The authors retrospectively examined 3579 records of human immunodeficiency virus infected tuberculosis (TB) patients diagnosed from January 2009 to June 2013 in 55 TB treatment facilities in Burundi, to demonstrate whether improvement of combined cotrimoxazole preventive therapy and antiretroviral therapy (ART) uptake was accompanied by improvement of treatment outcomes, and to describe associated factors.
Treatment success rates increased from 71% to 80% (P < 0.001). While loss to follow-up and transfer-out rates declined significantly, death rates decreased modestly, and remained high, at 14%. ART uptake was worse in suburban areas and private for-profit institutions. World Health Organization targets could be achieved if peripheral health facilities were prioritised.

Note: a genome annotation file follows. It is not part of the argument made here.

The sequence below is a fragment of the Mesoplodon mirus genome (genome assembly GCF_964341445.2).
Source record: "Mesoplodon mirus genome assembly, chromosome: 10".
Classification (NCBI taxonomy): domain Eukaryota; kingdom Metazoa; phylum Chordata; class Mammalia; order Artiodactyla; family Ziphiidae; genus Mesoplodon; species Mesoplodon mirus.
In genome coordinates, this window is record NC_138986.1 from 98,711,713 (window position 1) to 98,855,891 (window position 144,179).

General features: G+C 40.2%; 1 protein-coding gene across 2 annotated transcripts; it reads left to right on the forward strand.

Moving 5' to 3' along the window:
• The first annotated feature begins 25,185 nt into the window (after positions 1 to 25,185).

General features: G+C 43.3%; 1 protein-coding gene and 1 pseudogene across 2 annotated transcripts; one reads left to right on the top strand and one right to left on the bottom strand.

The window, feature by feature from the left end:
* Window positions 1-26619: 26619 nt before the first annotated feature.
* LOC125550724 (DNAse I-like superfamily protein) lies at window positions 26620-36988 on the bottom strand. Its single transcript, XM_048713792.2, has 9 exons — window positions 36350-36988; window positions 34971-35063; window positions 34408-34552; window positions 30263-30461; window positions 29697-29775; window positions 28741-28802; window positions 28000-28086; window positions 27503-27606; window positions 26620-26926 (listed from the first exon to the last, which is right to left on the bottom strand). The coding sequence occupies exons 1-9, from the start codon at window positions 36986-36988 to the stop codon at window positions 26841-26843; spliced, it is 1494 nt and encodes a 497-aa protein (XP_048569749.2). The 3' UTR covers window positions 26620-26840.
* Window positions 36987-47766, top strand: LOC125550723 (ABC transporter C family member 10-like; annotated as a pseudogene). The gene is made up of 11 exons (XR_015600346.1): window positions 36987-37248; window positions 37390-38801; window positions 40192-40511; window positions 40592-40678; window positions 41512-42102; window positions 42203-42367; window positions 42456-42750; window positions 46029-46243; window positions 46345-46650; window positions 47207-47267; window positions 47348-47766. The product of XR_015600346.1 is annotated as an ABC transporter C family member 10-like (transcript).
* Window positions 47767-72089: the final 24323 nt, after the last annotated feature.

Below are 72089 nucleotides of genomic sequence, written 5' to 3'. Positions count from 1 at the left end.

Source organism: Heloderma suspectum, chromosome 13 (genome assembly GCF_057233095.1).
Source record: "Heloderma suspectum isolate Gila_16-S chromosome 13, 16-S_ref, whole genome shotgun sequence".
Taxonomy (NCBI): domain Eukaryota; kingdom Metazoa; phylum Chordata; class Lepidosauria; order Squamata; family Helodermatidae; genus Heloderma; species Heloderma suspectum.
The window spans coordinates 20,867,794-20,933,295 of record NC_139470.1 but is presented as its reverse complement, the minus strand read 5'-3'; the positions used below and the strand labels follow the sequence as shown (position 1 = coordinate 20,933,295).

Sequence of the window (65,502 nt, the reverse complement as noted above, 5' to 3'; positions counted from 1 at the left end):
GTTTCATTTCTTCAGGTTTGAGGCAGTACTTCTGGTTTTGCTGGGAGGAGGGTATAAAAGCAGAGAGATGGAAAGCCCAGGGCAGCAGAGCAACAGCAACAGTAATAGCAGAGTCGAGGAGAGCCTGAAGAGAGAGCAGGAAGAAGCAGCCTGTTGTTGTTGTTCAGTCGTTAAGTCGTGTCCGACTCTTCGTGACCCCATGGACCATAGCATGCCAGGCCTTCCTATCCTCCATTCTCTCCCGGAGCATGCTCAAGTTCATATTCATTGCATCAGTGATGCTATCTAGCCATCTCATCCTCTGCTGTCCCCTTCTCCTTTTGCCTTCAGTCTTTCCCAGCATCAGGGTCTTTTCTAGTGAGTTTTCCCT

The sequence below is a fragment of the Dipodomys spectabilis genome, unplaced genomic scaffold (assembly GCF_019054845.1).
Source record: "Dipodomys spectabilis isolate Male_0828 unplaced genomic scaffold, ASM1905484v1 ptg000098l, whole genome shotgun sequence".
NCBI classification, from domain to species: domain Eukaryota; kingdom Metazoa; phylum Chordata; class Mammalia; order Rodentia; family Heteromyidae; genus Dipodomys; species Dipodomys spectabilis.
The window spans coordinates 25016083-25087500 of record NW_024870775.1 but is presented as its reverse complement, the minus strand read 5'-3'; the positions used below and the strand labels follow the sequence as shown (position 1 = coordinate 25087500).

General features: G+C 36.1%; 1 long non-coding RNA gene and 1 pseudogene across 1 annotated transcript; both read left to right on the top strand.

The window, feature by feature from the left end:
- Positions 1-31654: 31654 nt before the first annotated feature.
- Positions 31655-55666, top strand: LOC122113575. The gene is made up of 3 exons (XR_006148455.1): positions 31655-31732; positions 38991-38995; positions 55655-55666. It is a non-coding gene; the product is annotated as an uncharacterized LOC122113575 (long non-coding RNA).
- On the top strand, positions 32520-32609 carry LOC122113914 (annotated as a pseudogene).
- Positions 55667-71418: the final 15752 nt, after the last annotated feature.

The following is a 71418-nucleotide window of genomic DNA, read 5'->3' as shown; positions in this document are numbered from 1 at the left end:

This research was supported by the UK Department for International Development’s Operational Research Capacity Building Programme led by the International Union Against TB and Lung Disease (The Union)
M. Sawadogo, F. Ciza, S. D. Nzeyimana, A. Shingiro, T. Ndikumana, T. Demeulenaere, M. Khogali, M. Edginton, A. J. Reid, A. M. V. Kumar, A. D. Harries (2015) Effect of increased ART-CPT uptake on tuberculosis outcomes and associated factors, Burundi, 2009 – 2013. Public Health Action vol 5 no 4, pp. 214-216 https://doi.org/10.5588/pha.15.0039
Effect of increased ART-CPT uptake on tuberculosis outcomes and associated factors, Burundi, 2009 – 2013
Published 21 December 2015